Linux Device Drivers Demystified - page 3
This section tries to provide help on what devices are in the kernel and how to find out more about them.
The best place to look is in the Linux kernel help files. However, you can normally only access them during a compilation of the Linux kernel. If you already have a Linux installed and a little experience with Linux, then skip over to our kernel compiling article and give it a whirl.
If not, Linuxplanet is here to help. Use the search box below to access an online version of the Configure.help file.
search the kernel docs for info on device drivers for...
Note that the information it returns includes technical information aimed at people in the middle of compiling a kernel. It should be clear from the results if a particular device is supported in the kernel. The searchable files supplied are for kernel version 2.2.9. Most of the hardware is that is supported is common to the 2.2.x series. If you are planning on running a higher version than this, then it might be worth looking in on http://kernelnotes.org to see if a more recent update does support your devices. If you are running a 2.0.x version then the search facility is, I'm sorry to say, of little help.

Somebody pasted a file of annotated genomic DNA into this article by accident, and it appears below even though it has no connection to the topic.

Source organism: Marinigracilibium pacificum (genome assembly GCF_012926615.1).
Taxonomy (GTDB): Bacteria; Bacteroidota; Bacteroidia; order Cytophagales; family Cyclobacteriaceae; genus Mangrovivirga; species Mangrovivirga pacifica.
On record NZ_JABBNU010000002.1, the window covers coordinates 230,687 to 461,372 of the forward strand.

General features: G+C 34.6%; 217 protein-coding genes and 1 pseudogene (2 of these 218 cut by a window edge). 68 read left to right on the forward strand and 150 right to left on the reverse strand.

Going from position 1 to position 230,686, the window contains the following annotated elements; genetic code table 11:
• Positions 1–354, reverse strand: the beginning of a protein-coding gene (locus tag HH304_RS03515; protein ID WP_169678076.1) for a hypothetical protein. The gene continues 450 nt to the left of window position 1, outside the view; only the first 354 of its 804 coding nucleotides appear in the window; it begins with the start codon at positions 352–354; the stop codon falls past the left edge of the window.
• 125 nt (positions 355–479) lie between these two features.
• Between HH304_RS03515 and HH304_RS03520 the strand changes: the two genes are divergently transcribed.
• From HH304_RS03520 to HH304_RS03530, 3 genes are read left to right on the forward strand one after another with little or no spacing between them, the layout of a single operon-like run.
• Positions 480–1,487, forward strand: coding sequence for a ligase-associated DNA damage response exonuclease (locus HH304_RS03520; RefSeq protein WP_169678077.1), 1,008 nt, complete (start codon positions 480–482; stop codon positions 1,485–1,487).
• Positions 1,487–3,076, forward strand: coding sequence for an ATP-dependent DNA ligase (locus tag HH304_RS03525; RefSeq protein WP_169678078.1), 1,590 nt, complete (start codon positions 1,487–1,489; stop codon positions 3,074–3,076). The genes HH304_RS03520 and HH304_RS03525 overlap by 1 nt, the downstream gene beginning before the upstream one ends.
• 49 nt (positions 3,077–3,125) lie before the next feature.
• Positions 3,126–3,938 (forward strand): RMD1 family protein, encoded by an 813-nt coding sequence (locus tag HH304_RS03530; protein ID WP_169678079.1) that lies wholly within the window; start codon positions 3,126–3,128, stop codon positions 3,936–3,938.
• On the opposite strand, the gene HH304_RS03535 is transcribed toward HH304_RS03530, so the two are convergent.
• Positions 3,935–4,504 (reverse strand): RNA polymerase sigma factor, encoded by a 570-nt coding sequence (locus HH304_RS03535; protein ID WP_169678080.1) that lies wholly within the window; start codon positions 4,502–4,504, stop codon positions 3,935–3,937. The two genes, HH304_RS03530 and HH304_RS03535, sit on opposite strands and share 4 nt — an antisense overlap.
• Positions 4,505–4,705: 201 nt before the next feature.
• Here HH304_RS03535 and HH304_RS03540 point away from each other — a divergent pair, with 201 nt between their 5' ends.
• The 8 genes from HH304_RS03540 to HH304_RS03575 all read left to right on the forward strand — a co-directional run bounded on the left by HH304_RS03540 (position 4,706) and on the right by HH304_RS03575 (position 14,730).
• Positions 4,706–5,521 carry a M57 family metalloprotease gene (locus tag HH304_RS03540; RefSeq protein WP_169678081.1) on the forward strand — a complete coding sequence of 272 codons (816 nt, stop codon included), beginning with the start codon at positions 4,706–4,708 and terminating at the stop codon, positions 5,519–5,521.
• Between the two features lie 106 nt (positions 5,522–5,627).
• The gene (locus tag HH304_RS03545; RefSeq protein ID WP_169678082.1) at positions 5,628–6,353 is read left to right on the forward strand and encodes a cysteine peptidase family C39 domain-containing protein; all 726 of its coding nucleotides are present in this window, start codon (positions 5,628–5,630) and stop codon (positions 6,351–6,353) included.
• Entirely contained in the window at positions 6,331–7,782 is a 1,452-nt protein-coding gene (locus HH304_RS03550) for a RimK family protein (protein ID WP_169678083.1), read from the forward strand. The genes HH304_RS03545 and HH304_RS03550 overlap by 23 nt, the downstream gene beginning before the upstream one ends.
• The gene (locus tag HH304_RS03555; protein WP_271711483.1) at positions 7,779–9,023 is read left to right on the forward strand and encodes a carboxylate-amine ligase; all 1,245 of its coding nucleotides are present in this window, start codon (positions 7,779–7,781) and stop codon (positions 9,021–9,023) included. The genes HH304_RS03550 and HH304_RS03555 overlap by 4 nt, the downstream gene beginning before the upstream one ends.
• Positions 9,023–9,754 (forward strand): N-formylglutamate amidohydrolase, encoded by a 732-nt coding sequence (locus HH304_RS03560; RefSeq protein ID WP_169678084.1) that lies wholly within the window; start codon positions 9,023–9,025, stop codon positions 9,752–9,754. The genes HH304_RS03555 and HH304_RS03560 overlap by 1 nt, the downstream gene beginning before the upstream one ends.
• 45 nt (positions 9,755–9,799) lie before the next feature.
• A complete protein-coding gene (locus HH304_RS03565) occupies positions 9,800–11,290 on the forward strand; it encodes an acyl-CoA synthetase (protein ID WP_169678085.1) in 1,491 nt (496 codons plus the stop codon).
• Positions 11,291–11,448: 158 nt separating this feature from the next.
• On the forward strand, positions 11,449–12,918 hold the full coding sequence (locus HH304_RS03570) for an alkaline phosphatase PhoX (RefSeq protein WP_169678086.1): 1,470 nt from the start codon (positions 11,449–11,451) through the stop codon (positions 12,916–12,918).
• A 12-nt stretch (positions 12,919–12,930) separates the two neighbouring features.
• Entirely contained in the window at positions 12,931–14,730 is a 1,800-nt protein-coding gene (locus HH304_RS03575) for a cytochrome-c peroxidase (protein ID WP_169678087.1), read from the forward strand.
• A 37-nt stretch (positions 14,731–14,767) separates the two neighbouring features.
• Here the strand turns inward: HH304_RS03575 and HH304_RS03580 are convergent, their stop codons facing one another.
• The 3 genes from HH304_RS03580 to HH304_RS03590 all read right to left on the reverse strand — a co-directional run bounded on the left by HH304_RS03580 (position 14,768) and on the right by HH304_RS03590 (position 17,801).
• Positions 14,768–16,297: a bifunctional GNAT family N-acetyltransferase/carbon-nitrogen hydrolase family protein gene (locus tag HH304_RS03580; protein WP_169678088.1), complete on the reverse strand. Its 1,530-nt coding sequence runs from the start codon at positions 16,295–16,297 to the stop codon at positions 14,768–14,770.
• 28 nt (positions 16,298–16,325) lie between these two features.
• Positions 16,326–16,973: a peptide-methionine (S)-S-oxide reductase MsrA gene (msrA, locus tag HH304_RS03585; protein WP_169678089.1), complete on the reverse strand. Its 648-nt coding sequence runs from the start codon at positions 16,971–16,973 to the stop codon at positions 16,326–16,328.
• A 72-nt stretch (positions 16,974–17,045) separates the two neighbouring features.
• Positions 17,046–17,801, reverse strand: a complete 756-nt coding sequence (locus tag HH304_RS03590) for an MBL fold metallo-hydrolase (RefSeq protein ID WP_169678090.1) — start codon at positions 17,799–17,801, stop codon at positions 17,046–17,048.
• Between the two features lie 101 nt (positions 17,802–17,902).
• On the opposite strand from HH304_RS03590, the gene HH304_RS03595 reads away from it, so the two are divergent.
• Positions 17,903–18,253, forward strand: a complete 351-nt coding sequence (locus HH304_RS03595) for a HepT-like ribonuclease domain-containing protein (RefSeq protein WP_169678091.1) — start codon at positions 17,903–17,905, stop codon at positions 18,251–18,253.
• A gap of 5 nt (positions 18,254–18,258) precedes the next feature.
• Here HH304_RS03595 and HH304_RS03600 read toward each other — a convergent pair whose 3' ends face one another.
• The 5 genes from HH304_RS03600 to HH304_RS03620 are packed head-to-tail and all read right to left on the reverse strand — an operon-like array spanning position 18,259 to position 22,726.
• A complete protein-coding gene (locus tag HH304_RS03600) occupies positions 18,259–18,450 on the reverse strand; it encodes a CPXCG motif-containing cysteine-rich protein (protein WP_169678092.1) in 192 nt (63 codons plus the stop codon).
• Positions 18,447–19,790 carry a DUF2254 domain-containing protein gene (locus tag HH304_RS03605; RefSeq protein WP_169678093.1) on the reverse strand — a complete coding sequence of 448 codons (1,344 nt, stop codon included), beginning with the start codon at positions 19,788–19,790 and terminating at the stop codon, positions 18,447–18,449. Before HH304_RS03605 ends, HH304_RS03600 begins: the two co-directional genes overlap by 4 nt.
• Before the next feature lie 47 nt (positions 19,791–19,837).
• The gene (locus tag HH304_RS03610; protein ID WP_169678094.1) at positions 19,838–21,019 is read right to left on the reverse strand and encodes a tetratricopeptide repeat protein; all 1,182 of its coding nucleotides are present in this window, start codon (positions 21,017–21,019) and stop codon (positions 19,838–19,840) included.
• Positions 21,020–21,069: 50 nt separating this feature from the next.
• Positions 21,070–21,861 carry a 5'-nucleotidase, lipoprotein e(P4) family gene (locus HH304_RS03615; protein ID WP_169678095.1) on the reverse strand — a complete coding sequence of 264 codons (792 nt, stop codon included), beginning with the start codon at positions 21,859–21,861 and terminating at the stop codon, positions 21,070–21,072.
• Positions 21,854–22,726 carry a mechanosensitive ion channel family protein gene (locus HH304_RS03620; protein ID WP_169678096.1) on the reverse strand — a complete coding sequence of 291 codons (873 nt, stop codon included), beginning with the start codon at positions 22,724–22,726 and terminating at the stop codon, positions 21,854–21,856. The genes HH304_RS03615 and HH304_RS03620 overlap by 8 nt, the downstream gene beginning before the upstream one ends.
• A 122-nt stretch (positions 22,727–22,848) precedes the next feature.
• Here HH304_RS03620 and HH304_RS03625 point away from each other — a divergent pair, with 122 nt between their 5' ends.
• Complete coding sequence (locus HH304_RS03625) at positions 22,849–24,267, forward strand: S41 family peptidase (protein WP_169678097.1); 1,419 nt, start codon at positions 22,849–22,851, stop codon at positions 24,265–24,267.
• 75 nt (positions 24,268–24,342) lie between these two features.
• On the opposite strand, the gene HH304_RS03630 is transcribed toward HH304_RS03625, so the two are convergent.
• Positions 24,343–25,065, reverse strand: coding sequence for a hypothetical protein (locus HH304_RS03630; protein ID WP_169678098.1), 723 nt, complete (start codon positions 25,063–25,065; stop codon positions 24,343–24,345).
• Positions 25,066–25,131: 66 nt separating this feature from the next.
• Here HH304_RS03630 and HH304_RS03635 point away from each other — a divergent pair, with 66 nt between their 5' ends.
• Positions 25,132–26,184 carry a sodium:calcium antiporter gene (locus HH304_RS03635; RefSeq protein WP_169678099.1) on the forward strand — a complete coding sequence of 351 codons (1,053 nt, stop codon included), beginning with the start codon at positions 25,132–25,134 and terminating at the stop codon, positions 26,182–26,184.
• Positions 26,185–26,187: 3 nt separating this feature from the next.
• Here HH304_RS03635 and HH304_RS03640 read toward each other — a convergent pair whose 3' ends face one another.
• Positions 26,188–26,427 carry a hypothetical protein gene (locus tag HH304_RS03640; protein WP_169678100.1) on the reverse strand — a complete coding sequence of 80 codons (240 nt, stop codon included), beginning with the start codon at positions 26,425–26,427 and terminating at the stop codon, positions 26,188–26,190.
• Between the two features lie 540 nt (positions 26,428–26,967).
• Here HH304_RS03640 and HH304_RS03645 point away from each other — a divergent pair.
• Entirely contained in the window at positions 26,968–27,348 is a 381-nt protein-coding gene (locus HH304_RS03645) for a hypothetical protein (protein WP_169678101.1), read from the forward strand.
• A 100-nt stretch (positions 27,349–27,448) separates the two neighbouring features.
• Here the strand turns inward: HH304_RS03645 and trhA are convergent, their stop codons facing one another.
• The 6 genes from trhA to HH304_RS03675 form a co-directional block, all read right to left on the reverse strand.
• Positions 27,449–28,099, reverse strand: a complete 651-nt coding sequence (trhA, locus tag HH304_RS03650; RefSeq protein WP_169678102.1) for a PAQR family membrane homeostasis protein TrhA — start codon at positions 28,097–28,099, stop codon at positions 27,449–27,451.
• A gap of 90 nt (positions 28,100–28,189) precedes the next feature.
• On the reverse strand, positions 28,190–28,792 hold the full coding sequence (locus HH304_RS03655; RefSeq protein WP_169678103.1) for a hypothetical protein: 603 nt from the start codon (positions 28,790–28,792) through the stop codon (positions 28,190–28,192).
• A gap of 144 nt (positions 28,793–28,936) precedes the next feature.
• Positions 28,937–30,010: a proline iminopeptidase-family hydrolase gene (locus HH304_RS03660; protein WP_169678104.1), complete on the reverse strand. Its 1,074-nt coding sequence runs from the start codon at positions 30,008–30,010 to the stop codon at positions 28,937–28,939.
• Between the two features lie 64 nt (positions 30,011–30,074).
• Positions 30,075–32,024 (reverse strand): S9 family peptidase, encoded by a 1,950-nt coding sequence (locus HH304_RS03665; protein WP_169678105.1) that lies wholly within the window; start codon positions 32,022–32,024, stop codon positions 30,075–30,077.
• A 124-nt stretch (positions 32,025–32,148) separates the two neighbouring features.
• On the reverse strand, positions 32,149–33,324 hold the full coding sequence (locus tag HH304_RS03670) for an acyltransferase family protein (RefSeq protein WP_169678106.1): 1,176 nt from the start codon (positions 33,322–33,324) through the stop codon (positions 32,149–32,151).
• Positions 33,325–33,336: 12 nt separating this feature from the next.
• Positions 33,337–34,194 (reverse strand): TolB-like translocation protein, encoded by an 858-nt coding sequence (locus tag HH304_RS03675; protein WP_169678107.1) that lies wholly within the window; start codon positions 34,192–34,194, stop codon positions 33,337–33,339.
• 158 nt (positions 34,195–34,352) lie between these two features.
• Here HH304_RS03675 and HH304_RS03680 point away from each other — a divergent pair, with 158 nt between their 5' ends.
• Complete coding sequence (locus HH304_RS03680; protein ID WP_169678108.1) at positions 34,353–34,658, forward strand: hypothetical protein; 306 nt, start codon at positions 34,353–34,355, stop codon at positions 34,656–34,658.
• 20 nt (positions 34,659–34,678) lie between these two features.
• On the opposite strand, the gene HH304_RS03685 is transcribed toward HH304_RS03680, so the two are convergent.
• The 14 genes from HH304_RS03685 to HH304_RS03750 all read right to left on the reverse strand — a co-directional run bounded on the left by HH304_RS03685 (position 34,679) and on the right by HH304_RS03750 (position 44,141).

Have a grep
If this still doesn't answer your questions about whether your particular device is supported or not, then the next stage is to look at the Linux kernel sources. I did consider writing a CGI to search these as well, but the information from C source code is of limited utility to people who cannot program C. If you can program in C or are feeling adventurous, please look at our kernel installation article and get the source. The device drivers are usually found in
/usr/src/linux/drivers. I have found using a grep command for a numerical part of the name of the hardware device is quite a good approach. For instance if looking for Buslogic BT-950 support
grep 950 *.[ch] README*
Would work fine. The README files are sometimes out of date, so beware. If this still doesn't give you the answer you need, then ask! Linuxplanets online discussion forums might be a good place to start.
Solid state disks (SSDs) made a splash in consumer technology, and now the technology has its eyes on the enterprise storage market. Download this eBook to see what SSDs can do for your infrastructure and review the pros and cons of this potentially game-changing storage technology.
- 1Linux Top 3: GNOME 3.12 and New Betas for Ubuntu 14.04 and OpenMandriva Lx 2014.0
- 2Linux Top 3: Linus Lashes out, Linux 3.14 Gets PIE and Ubuntu One is Done.
- 3Linux Top 3: Ubuntu 14.04, Debian Gives Squeeze More Life and Red Hat Goes Atomic
- 4Linux Top 3: CoreOS, Oracle Enterprise Linux 7 and Ubuntu 14.10
- 5Linux Top 3: Debian Dumps SPARC, Ubuntu Takes Over Linux 3.13 and the Core Infrastructure Initiative